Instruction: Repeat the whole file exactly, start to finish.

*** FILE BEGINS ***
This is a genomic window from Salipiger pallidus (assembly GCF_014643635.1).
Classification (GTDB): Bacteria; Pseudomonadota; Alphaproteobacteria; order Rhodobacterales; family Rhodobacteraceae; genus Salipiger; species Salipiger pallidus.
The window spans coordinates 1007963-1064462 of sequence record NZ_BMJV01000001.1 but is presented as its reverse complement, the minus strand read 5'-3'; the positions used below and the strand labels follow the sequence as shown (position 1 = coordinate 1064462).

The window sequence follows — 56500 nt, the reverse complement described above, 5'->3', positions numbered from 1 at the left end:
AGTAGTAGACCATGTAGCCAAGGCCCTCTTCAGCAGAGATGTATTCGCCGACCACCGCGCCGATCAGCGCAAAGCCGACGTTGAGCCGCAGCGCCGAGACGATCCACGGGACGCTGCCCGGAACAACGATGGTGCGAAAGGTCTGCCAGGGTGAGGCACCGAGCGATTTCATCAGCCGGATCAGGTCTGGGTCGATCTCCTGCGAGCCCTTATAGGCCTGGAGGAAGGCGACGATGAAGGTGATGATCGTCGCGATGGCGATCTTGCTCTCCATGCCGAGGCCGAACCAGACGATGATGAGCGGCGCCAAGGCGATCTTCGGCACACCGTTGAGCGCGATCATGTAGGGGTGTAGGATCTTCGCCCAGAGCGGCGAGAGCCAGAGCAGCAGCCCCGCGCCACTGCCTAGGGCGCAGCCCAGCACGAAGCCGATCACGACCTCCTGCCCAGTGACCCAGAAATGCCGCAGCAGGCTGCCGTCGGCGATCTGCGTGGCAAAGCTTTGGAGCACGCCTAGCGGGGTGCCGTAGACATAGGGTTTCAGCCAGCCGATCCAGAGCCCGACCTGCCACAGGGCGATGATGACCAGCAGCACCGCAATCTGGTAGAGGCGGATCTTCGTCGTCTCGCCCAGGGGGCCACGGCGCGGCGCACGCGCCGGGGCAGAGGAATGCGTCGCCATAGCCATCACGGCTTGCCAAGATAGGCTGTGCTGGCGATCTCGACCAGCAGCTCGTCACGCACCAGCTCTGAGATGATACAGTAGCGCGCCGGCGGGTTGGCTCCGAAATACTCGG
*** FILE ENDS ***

This is a genomic window from Salipiger pallidus (assembly GCF_014643635.1).
Classification (GTDB): Bacteria; Pseudomonadota; Alphaproteobacteria; order Rhodobacterales; family Rhodobacteraceae; genus Salipiger; species Salipiger pallidus.
The window spans coordinates 1007963-1064462 of sequence record NZ_BMJV01000001.1 but is presented as its reverse complement, the minus strand read 5'-3'; the positions used below and the strand labels follow the sequence as shown (position 1 = coordinate 1064462).

The window sequence follows — 56500 nt, the reverse complement described above, 5'->3', positions numbered from 1 at the left end:
AGTAGTAGACCATGTAGCCAAGGCCCTCTTCAGCAGAGATGTATTCGCCGACCACCGCGCCGATCAGCGCAAAGCCGACGTTGAGCCGCAGCGCCGAGACGATCCACGGGACGCTGCCCGGAACAACGATGGTGCGAAAGGTCTGCCAGGGTGAGGCACCGAGCGATTTCATCAGCCGGATCAGGTCTGGGTCGATCTCCTGCGAGCCCTTATAGGCCTGGAGGAAGGCGACGATGAAGGTGATGATCGTCGCGATGGCGATCTTGCTCTCCATGCCGAGGCCGAACCAGACGATGATGAGCGGCGCCAAGGCGATCTTCGGCACACCGTTGAGCGCGATCATGTAGGGGTGTAGGATCTTCGCCCAGAGCGGCGAGAGCCAGAGCAGCAGCCCCGCGCCACTGCCTAGGGCGCAGCCCAGCACGAAGCCGATCACGACCTCCTGCCCAGTGACCCAGAAATGCCGCAGCAGGCTGCCGTCGGCGATCTGCGTGGCAAAGCTTTGGAGCACGCCTAGCGGGGTGCCGTAGACATAGGGTTTCAGCCAGCCGATCCAGAGCCCGACCTGCCACAGGGCGATGATGACCAGCAGCACCGCAATCTGGTAGAGGCGGATCTTCGTCGTCTCGCCCAGGGGGCCACGGCGCGGCGCACGCGCCGGGGCAGAGGAATGCGTCGCCATAGCCATCACGGCTTGCCAAGATAGGCTGTGCTGGCGATCTCGACCAGCAGCTCGTCACGCACCAGCTCTGAGATGATACAGTAGCGCGCCGGCGGGTTGGCTCCGAAATACTCGG